Table of ContentsIntroductionRise in
TemperatureLaser Pulse MagnitudeReflection by Other MediaSample-Related
Heat Loss Conclusion
Specific heat capacity is related to thermal diffusivity and thermal
conductivity as follows:
diffusivity = thermal conductivity/(density x specific heat capacity)
As per the above equation, the Flash method for measurement of thermal
diffusivity can be extended for indirect measurement of thermal conductivity of
a sample by measuring its thermal diffusivity and specific heat capacity. To
decide whether the same method can be used to measure the specific heat capacity
of a sample, the following factors that affect measurement during thermal
diffusivity tests need to be analyzed:
- Rise in temperature
- Laser pulse magnitude
- Reflection by other media
- Sample-related problems
Rise in Temperature
During the measurement of diffusivity, the front surface of the sample is
heated by a laser pulse and the rise in the absolute temperature in the rear
surface of the sample is measured. Measuring thermal diffusivity requires only
the determination of the time dependent functionality of the temperature rise at
the other surface and not its absolute magnitude. On the other hand, any error
encountered in the determination of absolute magnitude of the temperature rise
would directly affect the specific heat capacity values determined.
Quasi-differential sensors with fast response are deployed in such tests.
Maintaining the calibration of sensors is usually done by training a second
pyrometer on the sample. Even still, determination of temperature rises in the
range 1-3° is possible only with high measurement uncertainties.
Laser Pulse Magnitude
Another parameter that directly affects specific heat capacity measurement is
the absolute magnitude of the laser pulse. Errors in determination of laser
pulse magnitude will be reflected in specific heat measurement also. The
magnitude of a laser pulse depends on the following factors:
- the stored energy in capacitor banks for discharge,
- the power of the laser and
- the efficiency of the flash tube.
Reflection by Other Media
Usually, samples are isolated from the normal environment by windows. These
materials can partly absorb and reflect the laser beam. The loss due to
absorption and reflection may be minimized by coating windows. Nevertheless,
nearly 10 to 15% of the energy may be lost per surface. One solution would be to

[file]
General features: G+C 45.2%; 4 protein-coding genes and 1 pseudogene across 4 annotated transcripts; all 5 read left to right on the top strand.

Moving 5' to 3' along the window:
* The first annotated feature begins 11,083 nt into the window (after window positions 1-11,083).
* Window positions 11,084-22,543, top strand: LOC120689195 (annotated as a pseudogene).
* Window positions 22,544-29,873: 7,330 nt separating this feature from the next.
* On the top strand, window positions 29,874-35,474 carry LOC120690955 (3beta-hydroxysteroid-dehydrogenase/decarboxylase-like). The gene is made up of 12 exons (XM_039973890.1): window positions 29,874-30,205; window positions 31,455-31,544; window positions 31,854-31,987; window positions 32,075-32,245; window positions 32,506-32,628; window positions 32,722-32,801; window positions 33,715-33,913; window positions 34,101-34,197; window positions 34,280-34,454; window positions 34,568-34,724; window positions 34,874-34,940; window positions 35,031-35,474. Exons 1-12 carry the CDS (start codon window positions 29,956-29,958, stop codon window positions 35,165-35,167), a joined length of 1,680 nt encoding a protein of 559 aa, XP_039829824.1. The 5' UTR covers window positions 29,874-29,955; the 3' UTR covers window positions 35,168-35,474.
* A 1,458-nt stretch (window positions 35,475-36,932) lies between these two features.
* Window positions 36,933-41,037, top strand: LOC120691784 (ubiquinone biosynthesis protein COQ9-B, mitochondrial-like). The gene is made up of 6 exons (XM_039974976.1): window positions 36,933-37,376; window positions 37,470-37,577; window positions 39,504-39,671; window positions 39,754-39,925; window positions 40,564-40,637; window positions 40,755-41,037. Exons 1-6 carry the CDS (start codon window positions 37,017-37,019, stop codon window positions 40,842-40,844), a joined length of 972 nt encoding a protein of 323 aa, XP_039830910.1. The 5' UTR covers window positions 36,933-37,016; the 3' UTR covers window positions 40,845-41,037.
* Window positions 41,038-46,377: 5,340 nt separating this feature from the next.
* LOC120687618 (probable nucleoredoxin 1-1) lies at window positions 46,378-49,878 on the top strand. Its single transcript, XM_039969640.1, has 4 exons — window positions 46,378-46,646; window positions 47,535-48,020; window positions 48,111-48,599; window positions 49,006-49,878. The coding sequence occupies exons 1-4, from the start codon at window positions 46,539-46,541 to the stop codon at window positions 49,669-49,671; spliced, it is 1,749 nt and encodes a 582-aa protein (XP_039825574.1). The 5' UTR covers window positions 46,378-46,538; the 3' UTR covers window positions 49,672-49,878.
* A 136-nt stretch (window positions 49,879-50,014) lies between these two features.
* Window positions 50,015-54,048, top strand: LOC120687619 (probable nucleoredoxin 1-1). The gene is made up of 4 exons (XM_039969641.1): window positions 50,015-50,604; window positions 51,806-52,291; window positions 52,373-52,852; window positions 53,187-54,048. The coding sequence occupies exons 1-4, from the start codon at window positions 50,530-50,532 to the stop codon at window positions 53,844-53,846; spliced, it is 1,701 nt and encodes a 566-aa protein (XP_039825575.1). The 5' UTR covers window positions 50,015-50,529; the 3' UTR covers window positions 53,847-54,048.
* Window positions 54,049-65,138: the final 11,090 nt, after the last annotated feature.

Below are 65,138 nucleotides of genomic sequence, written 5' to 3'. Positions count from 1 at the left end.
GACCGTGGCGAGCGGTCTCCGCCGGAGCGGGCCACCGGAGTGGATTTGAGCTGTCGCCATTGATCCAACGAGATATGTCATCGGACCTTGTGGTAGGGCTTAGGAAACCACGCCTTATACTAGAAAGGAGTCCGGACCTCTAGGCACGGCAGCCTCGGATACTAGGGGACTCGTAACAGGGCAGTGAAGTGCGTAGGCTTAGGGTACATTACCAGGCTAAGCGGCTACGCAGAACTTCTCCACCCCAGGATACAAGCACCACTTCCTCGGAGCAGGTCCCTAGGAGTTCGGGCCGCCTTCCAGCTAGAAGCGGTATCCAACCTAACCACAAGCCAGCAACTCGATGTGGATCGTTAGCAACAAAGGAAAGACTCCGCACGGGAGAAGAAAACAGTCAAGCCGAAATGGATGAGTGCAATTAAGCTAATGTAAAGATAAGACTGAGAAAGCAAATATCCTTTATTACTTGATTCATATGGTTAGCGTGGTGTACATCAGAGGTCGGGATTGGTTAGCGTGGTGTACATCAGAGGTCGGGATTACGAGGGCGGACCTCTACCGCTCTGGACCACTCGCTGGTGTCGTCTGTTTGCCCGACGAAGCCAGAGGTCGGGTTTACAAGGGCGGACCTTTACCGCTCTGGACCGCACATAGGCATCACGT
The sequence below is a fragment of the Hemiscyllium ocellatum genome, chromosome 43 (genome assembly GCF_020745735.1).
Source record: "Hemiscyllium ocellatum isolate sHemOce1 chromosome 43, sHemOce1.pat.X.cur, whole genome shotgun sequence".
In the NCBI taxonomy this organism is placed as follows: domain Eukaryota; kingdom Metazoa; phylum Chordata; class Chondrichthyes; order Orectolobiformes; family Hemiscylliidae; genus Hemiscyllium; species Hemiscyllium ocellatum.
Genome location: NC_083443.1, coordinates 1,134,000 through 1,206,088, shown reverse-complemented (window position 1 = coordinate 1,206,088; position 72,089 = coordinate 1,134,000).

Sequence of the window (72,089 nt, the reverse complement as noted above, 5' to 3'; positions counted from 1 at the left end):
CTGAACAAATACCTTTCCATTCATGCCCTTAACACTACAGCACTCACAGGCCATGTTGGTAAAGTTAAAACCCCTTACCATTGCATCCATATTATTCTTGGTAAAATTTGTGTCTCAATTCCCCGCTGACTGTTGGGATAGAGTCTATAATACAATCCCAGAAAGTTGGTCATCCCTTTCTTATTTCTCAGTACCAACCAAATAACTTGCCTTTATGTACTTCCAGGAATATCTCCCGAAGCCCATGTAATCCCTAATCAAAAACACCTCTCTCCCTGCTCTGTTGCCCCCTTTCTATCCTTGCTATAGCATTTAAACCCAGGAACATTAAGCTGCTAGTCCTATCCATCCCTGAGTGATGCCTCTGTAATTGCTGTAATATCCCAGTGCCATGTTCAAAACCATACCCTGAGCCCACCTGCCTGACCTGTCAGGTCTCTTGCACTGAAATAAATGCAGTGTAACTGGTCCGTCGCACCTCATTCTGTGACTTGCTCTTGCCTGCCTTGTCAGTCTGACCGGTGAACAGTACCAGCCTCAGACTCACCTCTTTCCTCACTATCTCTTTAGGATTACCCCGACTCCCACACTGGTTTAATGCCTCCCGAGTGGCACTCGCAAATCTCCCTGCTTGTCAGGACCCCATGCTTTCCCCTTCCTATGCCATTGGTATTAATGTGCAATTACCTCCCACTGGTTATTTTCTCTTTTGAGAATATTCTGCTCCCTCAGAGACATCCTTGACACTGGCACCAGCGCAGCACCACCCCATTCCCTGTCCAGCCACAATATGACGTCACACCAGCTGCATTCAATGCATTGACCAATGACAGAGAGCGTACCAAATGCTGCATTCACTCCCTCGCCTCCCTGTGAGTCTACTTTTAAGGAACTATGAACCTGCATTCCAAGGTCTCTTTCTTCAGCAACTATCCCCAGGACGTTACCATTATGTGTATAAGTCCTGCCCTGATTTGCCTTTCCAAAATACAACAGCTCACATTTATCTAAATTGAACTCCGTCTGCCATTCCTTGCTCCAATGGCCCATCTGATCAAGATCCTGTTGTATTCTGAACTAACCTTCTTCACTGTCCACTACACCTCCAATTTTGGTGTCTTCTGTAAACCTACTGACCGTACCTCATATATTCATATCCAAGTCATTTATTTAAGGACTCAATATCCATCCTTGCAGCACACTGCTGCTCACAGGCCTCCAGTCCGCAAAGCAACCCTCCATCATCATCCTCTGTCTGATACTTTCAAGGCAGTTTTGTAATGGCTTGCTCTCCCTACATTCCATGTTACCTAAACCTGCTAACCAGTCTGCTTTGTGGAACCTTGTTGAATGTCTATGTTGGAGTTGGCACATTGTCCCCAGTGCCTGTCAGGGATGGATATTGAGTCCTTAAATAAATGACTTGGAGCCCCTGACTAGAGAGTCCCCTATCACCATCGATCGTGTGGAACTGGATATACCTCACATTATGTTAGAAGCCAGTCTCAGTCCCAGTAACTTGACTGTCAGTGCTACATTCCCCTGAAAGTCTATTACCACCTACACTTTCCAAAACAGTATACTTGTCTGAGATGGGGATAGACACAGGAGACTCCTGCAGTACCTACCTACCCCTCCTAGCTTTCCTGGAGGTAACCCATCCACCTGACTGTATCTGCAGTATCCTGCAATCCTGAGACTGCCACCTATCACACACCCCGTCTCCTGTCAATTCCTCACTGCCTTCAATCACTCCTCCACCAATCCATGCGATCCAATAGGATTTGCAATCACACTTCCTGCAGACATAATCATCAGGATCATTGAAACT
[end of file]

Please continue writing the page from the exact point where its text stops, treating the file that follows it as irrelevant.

determine the power input using a sample of known material for which the
specific heat is known and then applying a correction factor. This approach will
work if side-by-side comparison of samples are done.
Sample-related problems include:
which are covered in the following sections.
Many factors affect the fraction of the laser pulse that the sample actually
absorbs. The surface of the sample is flat and exposed, and the ability of the
sample to absorb light will largely depend on the emissivity of the surface. An
accurate determination of surface emissivity is difficult because of varying
surface roughness and formation of oxide films. Moreover, emissivity could also
change with time and environment. It is therefore difficult to prove that the
emissivities of known and unknown samples are identical. A 10% error in
emissivity measurement will result in a 10% error in the interpretation of heat
input and translates to the same percentage of error in the final specific heat
capacity measured. Using Anter Corporation’s FL-5000 system in multi sample
configuration, the sample’s emissivity can be determined first and quantitative
corrections made later.
diffusivity measurement is very fast, yet heat losses from the sample even
during such short times can be too large to be ignored. Therefore corrections
need to be applied for heat loss during diffusivity testing. Temperature
dependence of losses and secondary effects due to radiative losses also need to
be considered. Applying the Boltzman law to this heat loss problem, the higher
the sample emissivity the more it will radiate as its temperature will be
higher. Then one will be forced to conclude that the greater emissivity sample
reaches a lesser final temperature and thus its specific heat is higher, which
is entirely wrong as the steps discussed above are related to emissivity and not
specific heat. Side-by-side testing of multiple samples will help reduce errors
induced by heat loss in measurements.
From the above discussion, we can conclude that the measurement of specific
heat capacity of a single sample using a flash diffusivity system is prone to
errors. To reduce the probability of errors, parallel testing of multiple
samples is recommended. With its multi-sample configuration, Anter
Corporation’s FL-5000 system allows users to determine specific heat
capacity with reasonable accuracy.
Anter Thermal Analysis Equipment
Corporation manufactures thermal properties analyzers to measure:
This information has been sourced, reviewed and adapted from
materials provided by Anter Corporation.
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